What is your aim?

M: Our project title, “Peopling the Past,” reflects our main goal: to create and host free, open-access resources for teaching and learning about real people in the ancient world and showcase cutting-edge research by the real people who study them today. We are continuing to produce podcasts, videos, and blogs throughout 2021, and starting to think of further projects such as comprehensive, open-access teaching modules based on the ever-growing library of PtP material.

How have your different interests and research in various parts of the Mediterranean and Greece enriched your work together?

M: The six of us have really diverse interests and approaches – art history, ancient history, philology, and archaeology. It has helped us dream up a lot of different topics and reach out to a large, diverse, and talented set of colleagues to contribute to PtP and make it what it is. We owe an enormous debt of gratitude to all of our guests and contributors, as well as our audience.

The New Media Lab at the SFU Centre for Hellenic Studies has produced numerous digital platforms for education purposes. Have they been involved in the digital aspect of "Peopling the Past"?

S: I am so lucky to have access to the New Media Lab at Simon Fraser University to support my pedagogical and research interests. Up until this point, however, they have not been involved with Peopling the Past. This has truly been a grassroots effort by the six of us to build, create, populate and manage our digital platform. As we grow, however, I would love to partner with the New Media Lab to create more open-access instructional content. They have such vast expertise in this area, especially with the recent launch of StaEllinika, a Greek language app aimed at children in the diaspora.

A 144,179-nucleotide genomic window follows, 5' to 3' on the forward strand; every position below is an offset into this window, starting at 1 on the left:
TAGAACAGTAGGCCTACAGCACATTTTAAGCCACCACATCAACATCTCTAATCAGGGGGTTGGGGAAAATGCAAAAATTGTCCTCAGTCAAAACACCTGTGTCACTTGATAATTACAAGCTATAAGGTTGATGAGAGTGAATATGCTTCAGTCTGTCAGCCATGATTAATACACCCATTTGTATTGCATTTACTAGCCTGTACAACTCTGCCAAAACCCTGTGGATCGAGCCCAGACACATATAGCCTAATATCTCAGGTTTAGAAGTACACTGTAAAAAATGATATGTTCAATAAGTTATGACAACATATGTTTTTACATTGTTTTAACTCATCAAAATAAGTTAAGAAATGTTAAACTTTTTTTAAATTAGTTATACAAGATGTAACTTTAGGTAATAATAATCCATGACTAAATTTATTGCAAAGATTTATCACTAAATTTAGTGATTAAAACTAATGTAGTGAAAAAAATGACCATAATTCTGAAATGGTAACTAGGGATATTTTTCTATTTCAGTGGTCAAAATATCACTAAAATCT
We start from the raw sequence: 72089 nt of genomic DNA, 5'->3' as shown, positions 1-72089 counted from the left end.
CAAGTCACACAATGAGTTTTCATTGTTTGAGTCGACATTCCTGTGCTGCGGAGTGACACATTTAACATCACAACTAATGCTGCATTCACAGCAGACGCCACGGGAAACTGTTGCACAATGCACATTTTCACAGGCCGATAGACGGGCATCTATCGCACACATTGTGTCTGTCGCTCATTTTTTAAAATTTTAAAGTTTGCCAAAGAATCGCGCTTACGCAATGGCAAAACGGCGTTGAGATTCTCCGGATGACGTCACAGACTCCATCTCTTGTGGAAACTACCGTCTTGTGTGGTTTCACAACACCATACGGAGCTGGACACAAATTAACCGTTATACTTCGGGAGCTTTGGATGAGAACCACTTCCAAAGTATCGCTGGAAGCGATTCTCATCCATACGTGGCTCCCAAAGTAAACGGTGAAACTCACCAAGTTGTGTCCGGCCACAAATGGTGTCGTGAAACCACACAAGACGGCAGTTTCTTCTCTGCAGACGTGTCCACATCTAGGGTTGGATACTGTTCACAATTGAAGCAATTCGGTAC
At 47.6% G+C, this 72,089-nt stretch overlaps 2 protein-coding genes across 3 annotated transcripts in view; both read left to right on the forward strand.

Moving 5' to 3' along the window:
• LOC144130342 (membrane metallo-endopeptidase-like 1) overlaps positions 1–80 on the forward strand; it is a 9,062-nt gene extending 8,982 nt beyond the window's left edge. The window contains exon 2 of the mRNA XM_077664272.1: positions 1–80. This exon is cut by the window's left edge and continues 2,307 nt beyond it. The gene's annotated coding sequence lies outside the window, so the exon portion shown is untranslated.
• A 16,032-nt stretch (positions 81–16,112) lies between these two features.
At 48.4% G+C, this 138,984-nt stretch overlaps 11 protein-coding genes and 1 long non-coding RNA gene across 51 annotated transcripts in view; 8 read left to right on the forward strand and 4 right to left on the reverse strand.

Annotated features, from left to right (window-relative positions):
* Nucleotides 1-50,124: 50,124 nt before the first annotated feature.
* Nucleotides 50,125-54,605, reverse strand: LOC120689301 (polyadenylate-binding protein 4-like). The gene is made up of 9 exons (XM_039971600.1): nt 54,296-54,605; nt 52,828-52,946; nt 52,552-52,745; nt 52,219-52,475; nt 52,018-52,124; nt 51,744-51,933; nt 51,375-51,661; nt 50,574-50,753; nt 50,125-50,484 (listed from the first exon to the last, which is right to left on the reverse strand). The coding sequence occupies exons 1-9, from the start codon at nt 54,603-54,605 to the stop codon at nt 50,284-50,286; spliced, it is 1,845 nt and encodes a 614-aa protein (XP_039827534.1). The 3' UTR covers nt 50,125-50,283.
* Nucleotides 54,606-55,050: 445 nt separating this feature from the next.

How has technology helped your project? To what extent is technology important in education?

S: Technology is the at the core of Peopling the Past, but more importantly we rely on technology that facilitates the open-access dissemination of our materials. We are staunch advocates of creating free and accessible materials for anyone with an interest in the ancient world. As such, all of our materials can be found on our website, as well as YouTube, Spotify, and Apple Podcasts. From an educational perspective, our project was a direct response to the changing technological realities of teaching in a covid world. As we moved online, we wanted to create educational tools that reflected the shifting pedagogical needs of a virtual classroom.

What has surprised you most about the project?

S: I think the things that has surprised us most about the project was its reception by the broader classics and classical archaeology communities. We are always delighted to hear how our materials are being incorporated in classrooms and that they are accessible to a wide audience. What is most humbling, however, is the willingness of our contributors (most of whom are early career scholars, women, and visible minorities) to share their work with us. We have learned so much from them and the ways in which they are challenging the dominant narratives and “Big Histories” that are so often at the forefront of research in our fields.